French President Francois Hollande is expected to arrive in Washington later Monday for two days of meetings with President Obama.
While much of the attention will be focused on Hollande’s love life – he and his longtime partner Valérie Trierweiler just broke up – Hollande also has a busy series of events with the president. If you’re talking about the visit around the water cooler, here are the topics you'll want to know. (Thanks to staff writer Karen DeYoung for helping with this list.)
- Hollande and Obama will tour Monticello Monday afternoon, visiting the home of Thomas Jefferson, a Francophile and a former U.S. ambassador to France. On Tuesday, Hollande and Obama will be holding a news conference at the White House and then visiting Arlington National Cemetery to honor World War II veterans. Finally, Tuesday night, Obama will hold a state dinner in Hollande’s honor.
- It will be the first state dinner since October 2011, when Obama hosted South Korean President Lee Myung-bak. A state dinner last year with Brazil’s president, Dilma Rousseff, was canceled after the National Security Agency disclosures.
- Hollande has invited Obama to come to Normandy on June 6 to mark the 70th anniversary of D-Day.
- The United States and France have had two big foreign policy disagreements in the past year: Syria and Iran. France was frustrated that Obama did not move more quickly to use force in Syria after the regime of Bashar al Assad was accused of using chemical weapons. France has also been somewhat skeptical of Obama’s approach to Iran, with concerns that the U.S. was not negotiating a tough enough deal with Iran.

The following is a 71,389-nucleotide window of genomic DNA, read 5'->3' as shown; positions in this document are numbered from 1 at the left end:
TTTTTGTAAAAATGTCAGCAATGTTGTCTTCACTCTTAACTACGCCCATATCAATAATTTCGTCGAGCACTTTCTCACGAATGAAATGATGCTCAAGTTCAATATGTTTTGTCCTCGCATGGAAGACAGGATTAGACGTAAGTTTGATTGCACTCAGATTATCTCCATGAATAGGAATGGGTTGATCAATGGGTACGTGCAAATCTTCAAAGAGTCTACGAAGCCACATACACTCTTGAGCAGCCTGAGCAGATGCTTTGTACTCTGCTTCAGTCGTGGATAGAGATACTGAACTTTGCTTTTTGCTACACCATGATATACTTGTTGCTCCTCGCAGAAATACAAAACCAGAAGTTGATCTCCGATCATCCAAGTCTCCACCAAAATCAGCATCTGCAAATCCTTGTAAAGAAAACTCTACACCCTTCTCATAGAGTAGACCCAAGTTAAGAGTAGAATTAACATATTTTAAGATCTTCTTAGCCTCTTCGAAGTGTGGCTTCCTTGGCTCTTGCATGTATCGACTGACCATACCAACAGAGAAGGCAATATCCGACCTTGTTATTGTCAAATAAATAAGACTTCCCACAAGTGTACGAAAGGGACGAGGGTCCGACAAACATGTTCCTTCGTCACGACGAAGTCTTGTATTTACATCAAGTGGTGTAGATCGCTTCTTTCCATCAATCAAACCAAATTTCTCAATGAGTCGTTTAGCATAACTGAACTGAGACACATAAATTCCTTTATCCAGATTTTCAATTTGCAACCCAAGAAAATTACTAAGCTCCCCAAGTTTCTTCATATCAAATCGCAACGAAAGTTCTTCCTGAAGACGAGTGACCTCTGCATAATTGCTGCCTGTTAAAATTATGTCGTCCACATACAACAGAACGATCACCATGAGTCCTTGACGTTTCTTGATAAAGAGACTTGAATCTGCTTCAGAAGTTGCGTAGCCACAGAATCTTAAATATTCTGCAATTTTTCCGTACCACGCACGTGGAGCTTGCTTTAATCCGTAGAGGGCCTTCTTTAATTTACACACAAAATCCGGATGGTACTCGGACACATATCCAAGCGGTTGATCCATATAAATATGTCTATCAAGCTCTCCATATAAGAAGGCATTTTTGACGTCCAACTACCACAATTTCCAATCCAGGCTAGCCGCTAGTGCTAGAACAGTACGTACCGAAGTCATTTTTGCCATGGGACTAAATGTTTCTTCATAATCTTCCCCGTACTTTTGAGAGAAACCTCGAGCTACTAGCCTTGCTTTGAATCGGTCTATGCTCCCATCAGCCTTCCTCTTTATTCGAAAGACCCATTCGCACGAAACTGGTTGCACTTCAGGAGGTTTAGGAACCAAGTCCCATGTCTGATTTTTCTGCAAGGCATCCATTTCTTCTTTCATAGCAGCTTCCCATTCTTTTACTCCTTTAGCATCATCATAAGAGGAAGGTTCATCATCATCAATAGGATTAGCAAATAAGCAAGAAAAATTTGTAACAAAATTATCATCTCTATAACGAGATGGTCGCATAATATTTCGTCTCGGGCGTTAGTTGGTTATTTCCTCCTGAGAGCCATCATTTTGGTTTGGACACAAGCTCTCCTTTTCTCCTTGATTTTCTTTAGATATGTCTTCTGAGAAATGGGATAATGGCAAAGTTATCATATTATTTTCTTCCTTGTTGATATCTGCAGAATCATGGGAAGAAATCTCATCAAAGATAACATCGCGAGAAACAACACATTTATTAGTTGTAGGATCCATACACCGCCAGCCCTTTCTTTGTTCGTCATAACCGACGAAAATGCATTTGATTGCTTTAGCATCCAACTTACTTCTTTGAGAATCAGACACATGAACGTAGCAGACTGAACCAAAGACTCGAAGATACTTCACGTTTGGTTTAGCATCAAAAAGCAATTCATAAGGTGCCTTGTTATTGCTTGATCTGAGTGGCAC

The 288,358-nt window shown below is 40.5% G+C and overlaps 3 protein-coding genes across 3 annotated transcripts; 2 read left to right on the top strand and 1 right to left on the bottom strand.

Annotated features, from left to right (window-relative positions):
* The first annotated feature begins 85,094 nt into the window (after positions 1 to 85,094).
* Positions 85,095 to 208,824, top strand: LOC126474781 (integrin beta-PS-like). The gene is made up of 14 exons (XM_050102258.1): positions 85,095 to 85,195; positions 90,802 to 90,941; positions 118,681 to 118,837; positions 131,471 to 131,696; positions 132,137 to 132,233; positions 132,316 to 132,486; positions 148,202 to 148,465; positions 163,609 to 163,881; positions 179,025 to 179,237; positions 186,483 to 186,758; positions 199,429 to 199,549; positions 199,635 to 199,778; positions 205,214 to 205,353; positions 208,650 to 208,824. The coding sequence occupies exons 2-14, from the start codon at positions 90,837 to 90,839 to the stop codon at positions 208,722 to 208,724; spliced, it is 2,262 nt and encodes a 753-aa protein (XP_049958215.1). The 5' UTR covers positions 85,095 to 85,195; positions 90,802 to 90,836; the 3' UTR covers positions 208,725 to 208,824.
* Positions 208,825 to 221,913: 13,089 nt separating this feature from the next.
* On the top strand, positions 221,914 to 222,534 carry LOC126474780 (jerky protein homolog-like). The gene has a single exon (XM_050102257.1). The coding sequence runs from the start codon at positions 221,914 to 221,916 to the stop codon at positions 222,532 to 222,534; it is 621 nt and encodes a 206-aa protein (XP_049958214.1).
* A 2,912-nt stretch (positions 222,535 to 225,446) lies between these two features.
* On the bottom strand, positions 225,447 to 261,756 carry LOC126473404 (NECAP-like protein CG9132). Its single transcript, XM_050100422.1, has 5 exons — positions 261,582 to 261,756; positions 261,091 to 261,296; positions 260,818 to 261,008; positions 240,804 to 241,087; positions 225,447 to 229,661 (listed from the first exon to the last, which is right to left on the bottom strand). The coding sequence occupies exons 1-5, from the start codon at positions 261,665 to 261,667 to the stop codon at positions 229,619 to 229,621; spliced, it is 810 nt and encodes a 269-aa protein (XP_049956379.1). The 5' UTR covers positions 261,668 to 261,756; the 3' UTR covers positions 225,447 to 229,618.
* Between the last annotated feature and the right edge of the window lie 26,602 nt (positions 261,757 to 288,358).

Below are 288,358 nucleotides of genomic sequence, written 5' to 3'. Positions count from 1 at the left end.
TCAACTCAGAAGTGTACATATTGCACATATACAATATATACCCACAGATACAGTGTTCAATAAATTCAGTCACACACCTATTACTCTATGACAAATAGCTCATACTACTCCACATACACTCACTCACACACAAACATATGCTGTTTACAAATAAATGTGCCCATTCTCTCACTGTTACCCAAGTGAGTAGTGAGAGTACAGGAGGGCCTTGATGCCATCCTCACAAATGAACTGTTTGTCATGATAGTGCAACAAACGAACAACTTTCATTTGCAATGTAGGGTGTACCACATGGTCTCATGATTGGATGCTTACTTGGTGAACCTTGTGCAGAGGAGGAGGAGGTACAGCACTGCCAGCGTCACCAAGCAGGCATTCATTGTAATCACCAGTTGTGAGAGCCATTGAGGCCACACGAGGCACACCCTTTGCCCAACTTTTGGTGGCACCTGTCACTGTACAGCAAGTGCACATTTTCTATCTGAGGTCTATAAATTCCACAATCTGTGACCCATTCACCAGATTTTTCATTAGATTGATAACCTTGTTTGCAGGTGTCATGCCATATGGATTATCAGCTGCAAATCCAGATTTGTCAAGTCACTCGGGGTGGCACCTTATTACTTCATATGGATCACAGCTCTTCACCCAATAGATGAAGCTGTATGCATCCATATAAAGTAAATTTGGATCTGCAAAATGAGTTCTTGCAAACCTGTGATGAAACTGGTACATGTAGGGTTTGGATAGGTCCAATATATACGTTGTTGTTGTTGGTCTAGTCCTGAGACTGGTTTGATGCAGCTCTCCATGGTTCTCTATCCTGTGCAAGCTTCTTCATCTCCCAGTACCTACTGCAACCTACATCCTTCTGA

- However, France and the U.S. have cooperated effectively regarding French military intervention in Mali and the Central African Republic. The U.S. has been providing logistical and intelligence aid for those operations.)
- Hollande has suffered a lot of criticism from the left for raising taxes and then warning that they might be slowing growth. Obama has often disappointed those on the left with his decisions to strike deals with Republicans that did not raise taxes as sharply as he said he would.
- The NSA disclosures are also likely to come up in the discussions with Hollande, who like other Europeans has reacted furiously to revelations about the extent of U.S. eavesdropping.